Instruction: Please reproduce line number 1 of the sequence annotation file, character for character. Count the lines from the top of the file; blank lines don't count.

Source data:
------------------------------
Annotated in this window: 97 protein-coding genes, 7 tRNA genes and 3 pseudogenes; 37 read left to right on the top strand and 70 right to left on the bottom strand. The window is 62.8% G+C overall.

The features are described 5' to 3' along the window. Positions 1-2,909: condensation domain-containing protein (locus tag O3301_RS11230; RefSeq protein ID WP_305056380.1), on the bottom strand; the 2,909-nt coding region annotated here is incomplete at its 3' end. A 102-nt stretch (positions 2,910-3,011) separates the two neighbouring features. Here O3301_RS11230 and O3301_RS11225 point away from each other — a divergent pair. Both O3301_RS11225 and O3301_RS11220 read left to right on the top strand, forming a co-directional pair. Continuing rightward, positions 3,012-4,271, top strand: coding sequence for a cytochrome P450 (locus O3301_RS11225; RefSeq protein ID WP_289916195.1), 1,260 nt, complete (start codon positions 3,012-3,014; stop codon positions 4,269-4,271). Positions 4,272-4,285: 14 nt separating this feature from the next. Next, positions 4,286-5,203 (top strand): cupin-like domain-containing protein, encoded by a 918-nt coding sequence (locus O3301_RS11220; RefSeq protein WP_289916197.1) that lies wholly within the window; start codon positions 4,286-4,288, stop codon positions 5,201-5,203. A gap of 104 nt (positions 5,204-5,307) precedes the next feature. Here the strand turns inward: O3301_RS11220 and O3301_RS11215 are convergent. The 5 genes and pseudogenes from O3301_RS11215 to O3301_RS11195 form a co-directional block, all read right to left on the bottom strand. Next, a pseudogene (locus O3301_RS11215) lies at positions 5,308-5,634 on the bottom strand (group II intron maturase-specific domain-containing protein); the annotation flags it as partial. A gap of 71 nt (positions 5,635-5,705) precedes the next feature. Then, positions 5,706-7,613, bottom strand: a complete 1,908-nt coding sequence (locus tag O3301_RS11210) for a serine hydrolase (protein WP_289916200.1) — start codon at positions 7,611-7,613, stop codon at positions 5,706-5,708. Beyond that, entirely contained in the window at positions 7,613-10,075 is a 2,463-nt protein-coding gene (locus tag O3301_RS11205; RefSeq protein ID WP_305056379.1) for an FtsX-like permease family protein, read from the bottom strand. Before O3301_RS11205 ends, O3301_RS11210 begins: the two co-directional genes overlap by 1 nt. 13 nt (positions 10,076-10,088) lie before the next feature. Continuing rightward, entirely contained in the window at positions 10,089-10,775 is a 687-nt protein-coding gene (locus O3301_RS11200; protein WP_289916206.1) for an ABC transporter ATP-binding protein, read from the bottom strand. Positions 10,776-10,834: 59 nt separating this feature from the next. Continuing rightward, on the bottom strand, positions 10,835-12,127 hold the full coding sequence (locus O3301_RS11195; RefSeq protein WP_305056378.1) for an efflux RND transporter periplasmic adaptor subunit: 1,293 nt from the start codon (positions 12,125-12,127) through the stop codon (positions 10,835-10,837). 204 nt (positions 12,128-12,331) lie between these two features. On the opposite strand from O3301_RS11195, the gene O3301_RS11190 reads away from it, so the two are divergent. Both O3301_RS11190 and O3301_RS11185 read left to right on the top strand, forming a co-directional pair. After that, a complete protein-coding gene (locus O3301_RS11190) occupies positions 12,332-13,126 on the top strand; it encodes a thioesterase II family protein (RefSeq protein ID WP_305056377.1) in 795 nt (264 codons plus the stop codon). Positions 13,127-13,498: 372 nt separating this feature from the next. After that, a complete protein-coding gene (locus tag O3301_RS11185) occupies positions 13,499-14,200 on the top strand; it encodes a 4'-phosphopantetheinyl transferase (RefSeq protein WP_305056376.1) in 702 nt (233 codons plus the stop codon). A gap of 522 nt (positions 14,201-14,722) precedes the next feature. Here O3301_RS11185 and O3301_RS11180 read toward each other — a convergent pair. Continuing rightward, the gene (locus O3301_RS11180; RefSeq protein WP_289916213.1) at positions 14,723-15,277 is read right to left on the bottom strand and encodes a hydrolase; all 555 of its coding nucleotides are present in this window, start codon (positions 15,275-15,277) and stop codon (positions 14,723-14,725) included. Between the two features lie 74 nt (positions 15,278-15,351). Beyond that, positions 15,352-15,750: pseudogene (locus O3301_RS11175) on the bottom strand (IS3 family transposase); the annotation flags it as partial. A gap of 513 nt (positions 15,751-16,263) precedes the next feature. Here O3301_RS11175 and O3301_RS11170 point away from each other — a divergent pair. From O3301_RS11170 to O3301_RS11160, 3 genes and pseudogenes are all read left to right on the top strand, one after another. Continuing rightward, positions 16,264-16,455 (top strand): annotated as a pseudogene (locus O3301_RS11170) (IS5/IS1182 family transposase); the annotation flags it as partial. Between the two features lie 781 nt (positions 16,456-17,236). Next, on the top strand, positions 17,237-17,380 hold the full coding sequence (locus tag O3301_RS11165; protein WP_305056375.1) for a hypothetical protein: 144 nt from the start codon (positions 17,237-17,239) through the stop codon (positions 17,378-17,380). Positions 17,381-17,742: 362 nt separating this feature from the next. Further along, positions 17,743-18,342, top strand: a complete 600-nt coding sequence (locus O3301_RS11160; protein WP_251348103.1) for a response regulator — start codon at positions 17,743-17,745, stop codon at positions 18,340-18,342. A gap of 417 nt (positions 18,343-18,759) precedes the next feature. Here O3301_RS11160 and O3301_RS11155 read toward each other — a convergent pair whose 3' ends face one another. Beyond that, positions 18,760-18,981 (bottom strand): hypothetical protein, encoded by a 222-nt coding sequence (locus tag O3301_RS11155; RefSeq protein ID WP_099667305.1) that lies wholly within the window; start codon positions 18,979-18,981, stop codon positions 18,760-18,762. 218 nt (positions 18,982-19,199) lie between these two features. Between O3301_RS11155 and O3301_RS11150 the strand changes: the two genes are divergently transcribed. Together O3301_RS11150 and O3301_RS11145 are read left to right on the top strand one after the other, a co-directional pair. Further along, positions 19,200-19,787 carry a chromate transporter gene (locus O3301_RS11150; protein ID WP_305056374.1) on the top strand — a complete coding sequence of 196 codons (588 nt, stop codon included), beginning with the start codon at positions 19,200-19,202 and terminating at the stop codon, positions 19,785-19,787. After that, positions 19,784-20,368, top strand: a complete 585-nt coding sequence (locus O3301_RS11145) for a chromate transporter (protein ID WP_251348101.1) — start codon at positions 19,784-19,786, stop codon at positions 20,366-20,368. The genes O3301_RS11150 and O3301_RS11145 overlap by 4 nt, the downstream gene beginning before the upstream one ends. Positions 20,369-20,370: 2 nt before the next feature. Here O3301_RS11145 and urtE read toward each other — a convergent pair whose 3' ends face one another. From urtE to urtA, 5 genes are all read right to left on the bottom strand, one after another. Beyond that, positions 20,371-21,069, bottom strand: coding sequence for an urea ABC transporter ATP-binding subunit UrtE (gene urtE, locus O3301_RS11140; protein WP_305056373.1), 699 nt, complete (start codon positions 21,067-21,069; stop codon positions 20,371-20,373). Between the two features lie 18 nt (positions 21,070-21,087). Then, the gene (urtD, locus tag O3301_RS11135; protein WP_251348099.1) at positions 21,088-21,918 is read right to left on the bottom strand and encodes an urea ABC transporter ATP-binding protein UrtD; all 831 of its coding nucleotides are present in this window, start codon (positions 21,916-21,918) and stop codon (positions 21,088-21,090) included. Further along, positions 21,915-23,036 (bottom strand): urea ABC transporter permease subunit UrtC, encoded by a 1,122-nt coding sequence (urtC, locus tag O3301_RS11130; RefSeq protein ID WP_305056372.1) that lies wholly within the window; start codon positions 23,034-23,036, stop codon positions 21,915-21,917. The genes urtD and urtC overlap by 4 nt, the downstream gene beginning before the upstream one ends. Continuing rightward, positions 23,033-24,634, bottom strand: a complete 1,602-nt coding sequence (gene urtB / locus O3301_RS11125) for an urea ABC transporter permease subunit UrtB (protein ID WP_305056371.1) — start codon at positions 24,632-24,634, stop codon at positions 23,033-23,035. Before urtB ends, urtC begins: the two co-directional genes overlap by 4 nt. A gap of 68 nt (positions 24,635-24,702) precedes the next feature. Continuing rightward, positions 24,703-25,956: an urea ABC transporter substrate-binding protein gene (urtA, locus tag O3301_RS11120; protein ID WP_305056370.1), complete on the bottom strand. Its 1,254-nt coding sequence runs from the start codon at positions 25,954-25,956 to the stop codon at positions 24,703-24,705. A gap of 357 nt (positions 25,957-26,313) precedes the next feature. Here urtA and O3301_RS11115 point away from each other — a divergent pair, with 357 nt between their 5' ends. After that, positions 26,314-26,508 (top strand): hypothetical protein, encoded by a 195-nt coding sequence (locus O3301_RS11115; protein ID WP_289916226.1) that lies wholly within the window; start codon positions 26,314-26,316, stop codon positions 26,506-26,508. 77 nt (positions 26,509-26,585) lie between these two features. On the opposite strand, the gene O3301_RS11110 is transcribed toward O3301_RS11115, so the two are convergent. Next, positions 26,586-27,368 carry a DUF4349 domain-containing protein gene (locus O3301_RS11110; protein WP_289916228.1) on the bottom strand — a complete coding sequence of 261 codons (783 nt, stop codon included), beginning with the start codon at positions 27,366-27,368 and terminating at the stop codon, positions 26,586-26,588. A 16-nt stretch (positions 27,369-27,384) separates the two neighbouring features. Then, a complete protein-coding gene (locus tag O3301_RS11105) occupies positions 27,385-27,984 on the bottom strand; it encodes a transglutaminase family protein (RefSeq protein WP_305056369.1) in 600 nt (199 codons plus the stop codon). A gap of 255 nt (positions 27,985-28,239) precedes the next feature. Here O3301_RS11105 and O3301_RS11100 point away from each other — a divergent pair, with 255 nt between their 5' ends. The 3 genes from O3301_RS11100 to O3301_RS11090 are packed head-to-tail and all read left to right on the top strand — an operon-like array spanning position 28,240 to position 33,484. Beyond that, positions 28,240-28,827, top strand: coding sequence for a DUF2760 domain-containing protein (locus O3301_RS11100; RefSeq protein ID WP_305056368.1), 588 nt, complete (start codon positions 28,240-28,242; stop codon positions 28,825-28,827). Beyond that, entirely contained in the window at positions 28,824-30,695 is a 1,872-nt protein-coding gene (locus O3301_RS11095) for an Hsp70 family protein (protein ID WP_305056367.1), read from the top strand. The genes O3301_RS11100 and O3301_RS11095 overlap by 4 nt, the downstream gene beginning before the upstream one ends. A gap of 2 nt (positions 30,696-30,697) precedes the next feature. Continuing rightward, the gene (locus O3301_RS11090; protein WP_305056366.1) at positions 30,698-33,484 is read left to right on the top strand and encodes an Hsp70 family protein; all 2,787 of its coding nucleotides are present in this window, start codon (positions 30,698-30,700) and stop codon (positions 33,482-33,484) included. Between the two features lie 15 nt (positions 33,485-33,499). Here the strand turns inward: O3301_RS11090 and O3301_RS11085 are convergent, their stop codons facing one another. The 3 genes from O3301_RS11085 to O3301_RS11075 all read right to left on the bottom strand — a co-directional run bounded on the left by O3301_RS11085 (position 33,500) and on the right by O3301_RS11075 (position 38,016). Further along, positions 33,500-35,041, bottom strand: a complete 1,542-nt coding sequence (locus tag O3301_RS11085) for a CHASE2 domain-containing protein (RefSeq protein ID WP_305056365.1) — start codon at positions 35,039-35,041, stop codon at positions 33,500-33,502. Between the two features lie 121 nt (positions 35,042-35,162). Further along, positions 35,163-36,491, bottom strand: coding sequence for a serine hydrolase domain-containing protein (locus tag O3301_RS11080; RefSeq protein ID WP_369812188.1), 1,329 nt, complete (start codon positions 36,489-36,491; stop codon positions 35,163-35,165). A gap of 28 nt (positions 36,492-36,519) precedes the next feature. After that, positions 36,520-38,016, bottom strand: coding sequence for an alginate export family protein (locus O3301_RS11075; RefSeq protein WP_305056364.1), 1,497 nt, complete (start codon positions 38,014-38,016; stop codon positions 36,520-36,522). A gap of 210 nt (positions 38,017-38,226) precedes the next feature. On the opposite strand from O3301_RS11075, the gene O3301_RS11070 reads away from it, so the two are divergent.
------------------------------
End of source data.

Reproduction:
Annotated in this window: 97 protein-coding genes, 7 tRNA genes and 3 pseudogenes; 37 read left to right on the top strand and 70 right to left on the bottom strand. The window is 62.8% G+C overall.